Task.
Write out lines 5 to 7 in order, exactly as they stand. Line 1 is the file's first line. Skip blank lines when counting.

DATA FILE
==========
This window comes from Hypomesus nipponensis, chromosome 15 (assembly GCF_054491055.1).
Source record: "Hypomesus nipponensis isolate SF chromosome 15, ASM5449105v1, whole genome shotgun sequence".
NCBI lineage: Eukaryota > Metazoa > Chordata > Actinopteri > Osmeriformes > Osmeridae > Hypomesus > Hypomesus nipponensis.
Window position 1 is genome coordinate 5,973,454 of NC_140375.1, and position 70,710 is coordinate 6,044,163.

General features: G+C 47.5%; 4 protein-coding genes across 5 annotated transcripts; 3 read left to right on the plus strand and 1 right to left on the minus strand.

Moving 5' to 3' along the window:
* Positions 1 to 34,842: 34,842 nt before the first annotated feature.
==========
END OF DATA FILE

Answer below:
General features: G+C 47.5%; 4 protein-coding genes across 5 annotated transcripts; 3 read left to right on the plus strand and 1 right to left on the minus strand.

Moving 5' to 3' along the window:
* Positions 1 to 34,842: 34,842 nt before the first annotated feature.